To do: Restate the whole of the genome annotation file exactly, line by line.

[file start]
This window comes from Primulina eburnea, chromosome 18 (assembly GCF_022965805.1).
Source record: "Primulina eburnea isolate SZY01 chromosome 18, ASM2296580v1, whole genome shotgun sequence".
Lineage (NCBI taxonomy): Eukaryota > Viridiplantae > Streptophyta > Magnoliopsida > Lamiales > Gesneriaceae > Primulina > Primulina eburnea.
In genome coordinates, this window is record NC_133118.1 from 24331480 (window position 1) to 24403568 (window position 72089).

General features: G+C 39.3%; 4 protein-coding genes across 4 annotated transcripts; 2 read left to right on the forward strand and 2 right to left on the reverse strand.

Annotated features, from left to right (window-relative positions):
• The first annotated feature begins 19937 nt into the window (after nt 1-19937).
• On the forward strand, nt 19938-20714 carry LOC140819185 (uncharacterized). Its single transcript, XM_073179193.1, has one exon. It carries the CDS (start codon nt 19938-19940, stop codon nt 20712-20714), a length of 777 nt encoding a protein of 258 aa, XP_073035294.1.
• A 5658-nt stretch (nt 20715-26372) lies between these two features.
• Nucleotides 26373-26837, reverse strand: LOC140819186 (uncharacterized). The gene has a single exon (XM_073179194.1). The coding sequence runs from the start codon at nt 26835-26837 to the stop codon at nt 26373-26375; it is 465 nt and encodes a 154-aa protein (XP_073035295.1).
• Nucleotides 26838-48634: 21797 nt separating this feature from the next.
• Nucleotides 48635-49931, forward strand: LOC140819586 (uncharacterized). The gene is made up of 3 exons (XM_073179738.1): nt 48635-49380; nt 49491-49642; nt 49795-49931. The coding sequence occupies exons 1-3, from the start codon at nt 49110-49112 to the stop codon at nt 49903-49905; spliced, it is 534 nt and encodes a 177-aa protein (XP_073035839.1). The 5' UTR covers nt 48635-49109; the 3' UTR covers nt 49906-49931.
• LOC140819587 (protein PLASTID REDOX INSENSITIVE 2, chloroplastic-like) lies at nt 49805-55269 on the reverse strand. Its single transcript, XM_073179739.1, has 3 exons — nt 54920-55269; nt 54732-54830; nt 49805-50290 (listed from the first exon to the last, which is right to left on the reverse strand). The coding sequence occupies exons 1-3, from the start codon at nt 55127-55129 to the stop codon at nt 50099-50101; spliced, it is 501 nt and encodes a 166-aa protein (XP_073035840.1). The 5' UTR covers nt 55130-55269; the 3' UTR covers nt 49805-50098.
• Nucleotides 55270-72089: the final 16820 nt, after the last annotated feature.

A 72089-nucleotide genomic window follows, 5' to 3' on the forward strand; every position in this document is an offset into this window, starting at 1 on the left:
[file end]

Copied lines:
This window comes from Primulina eburnea, chromosome 18 (assembly GCF_022965805.1).
Source record: "Primulina eburnea isolate SZY01 chromosome 18, ASM2296580v1, whole genome shotgun sequence".
Lineage (NCBI taxonomy): Eukaryota > Viridiplantae > Streptophyta > Magnoliopsida > Lamiales > Gesneriaceae > Primulina > Primulina eburnea.
In genome coordinates, this window is record NC_133118.1 from 24331480 (window position 1) to 24403568 (window position 72089).

General features: G+C 39.3%; 4 protein-coding genes across 4 annotated transcripts; 2 read left to right on the forward strand and 2 right to left on the reverse strand.

Annotated features, from left to right (window-relative positions):
• The first annotated feature begins 19937 nt into the window (after nt 1-19937).
• On the forward strand, nt 19938-20714 carry LOC140819185 (uncharacterized). Its single transcript, XM_073179193.1, has one exon. It carries the CDS (start codon nt 19938-19940, stop codon nt 20712-20714), a length of 777 nt encoding a protein of 258 aa, XP_073035294.1.
• A 5658-nt stretch (nt 20715-26372) lies between these two features.
• Nucleotides 26373-26837, reverse strand: LOC140819186 (uncharacterized). The gene has a single exon (XM_073179194.1). The coding sequence runs from the start codon at nt 26835-26837 to the stop codon at nt 26373-26375; it is 465 nt and encodes a 154-aa protein (XP_073035295.1).
• Nucleotides 26838-48634: 21797 nt separating this feature from the next.
• Nucleotides 48635-49931, forward strand: LOC140819586 (uncharacterized). The gene is made up of 3 exons (XM_073179738.1): nt 48635-49380; nt 49491-49642; nt 49795-49931. The coding sequence occupies exons 1-3, from the start codon at nt 49110-49112 to the stop codon at nt 49903-49905; spliced, it is 534 nt and encodes a 177-aa protein (XP_073035839.1). The 5' UTR covers nt 48635-49109; the 3' UTR covers nt 49906-49931.
• LOC140819587 (protein PLASTID REDOX INSENSITIVE 2, chloroplastic-like) lies at nt 49805-55269 on the reverse strand. Its single transcript, XM_073179739.1, has 3 exons — nt 54920-55269; nt 54732-54830; nt 49805-50290 (listed from the first exon to the last, which is right to left on the reverse strand). The coding sequence occupies exons 1-3, from the start codon at nt 55127-55129 to the stop codon at nt 50099-50101; spliced, it is 501 nt and encodes a 166-aa protein (XP_073035840.1). The 5' UTR covers nt 55130-55269; the 3' UTR covers nt 49805-50098.
• Nucleotides 55270-72089: the final 16820 nt, after the last annotated feature.

A 72089-nucleotide genomic window follows, 5' to 3' on the forward strand; every position in this document is an offset into this window, starting at 1 on the left: